When a Kidnapped Journalist Is a Freelancer

Good piece on the risks freelancers take covering conflicts, by Jaron Gilinsky for Medium:

A dirty little secret of news publishing is that most of the pictures and videos we see on the front pages of our newspapers and magazines are taken by freelancers. The digital disruption of print news media has led to a staggering number of cuts in journalism jobs. With limited resources, publishers’ reliance on freelancers is at an all-time high. Working with freelancers has huge economic advantages, especially in conflict zones. Publishers don’t have to pay for salaries, travel expenses, insurance, lodging, safety equipment, first-aid or hostile environment training. On occasion, some publishers do pay for accommodations or expenses, but this is rare. Generally, they buy or license the content when they need it on an a-la-carte basis without any add-ons or advance commitment.

Publishers reap all the rewards of working with freelancers, but assume none of the risks. If something terrible happens at any point leading up to, or following the transaction, the publisher bears no responsibility.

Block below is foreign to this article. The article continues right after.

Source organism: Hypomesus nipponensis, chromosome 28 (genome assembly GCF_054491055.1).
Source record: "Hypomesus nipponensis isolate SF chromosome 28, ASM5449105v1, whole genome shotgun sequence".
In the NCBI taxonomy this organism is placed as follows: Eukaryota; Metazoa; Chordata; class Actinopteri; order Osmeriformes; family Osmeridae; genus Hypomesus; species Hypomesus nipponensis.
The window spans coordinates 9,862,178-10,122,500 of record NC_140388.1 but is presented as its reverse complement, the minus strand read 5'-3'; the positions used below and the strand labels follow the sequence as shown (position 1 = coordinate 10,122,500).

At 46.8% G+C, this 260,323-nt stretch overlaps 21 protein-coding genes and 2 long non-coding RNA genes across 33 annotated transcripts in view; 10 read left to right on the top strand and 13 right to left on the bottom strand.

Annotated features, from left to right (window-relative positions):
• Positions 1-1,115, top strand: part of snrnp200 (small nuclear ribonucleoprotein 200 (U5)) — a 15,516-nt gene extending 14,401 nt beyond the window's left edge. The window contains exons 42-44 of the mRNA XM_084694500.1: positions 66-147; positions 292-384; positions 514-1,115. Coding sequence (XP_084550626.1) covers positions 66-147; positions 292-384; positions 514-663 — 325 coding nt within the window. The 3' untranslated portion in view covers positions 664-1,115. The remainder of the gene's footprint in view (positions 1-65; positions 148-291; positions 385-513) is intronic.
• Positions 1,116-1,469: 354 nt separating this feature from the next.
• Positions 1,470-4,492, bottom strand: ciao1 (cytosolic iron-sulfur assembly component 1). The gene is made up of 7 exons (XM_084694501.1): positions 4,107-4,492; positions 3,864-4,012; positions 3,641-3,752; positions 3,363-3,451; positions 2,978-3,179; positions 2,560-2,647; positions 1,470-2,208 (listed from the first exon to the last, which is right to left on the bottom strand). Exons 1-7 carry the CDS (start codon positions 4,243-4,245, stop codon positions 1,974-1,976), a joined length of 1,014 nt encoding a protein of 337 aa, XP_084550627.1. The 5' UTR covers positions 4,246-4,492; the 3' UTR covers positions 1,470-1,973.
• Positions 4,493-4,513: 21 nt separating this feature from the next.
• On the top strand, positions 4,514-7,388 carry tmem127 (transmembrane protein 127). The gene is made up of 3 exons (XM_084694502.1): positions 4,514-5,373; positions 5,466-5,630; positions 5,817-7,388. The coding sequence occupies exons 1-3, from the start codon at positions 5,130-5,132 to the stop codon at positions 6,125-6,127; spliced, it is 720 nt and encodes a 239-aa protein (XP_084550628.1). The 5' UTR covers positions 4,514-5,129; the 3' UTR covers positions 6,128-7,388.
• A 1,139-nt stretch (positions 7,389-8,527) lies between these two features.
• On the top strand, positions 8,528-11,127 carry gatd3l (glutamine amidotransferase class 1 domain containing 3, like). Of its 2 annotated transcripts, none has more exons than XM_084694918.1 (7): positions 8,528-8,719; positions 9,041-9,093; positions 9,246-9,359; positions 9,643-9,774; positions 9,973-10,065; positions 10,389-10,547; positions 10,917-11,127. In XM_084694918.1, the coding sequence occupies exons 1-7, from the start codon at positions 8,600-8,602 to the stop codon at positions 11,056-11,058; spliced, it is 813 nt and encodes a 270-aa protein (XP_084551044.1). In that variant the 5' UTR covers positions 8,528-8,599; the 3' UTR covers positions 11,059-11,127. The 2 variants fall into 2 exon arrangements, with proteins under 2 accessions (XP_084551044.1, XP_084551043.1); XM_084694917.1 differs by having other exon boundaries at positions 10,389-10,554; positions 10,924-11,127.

Gilinsky gives tons of examples of journalists and especially photographers risking their lives, with little protection, under this system. This, regrettably, is the typical example of photographer Ali Mustafa, who died in Syria:

Nobody called Ali’s family to notify them of his death. His sister found out through a photo uploaded by an activist on Facebook. His face was charred, but unmistakably his. Ali had no liability or life insurance policy when he was killed. The Turkish and Qatari Red Crescents recovered the corpse and transported it back to Turkey. His mother, who runs a small cleaning service, paid the Canadian government 6500 Canadian dollars to coordinate the repatriation, plus another 8000 for a flight, and 7000 for the funeral. When all was said and done, Ali’s family was more than 20,000 dollars in debt. The photo agencies, on the other hand, incurred zero costs. They did not offer the Mustafa family a single penny. They did not offer their condolences or even acknowledge Ali’s death. Miraculously, Ali’s camera had survived the blast and was sent home with his body. It was covered with blood. The memory card was missing.